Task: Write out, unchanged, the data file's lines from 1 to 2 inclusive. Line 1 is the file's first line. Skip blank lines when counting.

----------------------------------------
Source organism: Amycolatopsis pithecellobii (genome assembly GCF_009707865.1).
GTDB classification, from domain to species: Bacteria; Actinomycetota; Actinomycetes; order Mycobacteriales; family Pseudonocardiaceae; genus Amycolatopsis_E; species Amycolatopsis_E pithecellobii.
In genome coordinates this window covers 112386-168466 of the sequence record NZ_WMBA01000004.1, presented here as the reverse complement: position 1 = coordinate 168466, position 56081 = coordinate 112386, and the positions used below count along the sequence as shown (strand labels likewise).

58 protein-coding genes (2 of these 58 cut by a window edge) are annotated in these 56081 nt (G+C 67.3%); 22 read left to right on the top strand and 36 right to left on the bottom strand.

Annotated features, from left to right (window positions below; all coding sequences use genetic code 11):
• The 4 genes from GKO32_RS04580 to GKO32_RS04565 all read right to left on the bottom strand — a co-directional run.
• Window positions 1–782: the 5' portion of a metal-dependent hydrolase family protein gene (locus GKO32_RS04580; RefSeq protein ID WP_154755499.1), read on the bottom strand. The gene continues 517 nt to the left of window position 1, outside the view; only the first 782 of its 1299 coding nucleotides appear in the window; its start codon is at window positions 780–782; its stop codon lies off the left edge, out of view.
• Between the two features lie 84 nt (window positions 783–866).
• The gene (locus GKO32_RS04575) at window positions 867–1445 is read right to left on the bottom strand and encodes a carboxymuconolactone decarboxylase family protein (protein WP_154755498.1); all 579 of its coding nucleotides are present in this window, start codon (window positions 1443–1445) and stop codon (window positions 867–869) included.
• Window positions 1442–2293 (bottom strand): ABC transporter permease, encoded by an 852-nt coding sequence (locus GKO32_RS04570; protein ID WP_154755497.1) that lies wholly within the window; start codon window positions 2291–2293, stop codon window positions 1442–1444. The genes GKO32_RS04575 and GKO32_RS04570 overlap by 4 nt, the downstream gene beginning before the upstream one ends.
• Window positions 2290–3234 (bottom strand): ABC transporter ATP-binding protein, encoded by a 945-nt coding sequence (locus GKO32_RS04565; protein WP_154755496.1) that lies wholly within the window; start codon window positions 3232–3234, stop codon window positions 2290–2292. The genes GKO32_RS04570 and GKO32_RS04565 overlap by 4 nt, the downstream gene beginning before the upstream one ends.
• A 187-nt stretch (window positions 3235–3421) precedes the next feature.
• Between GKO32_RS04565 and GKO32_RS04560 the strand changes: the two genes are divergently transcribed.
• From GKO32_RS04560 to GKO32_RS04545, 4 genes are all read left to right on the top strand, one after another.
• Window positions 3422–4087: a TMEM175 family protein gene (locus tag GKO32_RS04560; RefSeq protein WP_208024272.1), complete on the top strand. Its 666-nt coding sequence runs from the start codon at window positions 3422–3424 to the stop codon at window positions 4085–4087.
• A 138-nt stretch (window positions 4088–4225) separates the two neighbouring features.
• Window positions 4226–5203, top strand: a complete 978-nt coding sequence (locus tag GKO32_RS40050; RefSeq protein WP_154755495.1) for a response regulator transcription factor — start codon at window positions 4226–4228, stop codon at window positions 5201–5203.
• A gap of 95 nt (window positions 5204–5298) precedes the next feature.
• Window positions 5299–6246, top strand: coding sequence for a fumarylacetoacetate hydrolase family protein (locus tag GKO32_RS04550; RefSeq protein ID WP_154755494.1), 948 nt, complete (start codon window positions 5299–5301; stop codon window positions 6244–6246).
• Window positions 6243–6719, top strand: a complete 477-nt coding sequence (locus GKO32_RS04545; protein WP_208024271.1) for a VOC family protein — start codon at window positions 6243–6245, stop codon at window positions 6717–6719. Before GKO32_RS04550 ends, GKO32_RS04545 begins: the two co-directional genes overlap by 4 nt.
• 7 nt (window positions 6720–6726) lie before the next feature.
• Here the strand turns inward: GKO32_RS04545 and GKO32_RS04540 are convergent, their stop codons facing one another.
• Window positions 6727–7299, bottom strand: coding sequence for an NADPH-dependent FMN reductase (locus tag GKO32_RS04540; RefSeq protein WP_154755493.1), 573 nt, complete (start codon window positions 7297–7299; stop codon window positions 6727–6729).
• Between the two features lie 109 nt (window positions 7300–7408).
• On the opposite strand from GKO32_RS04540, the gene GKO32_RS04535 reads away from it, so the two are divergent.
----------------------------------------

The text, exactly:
Source organism: Amycolatopsis pithecellobii (genome assembly GCF_009707865.1).
GTDB classification, from domain to species: Bacteria; Actinomycetota; Actinomycetes; order Mycobacteriales; family Pseudonocardiaceae; genus Amycolatopsis_E; species Amycolatopsis_E pithecellobii.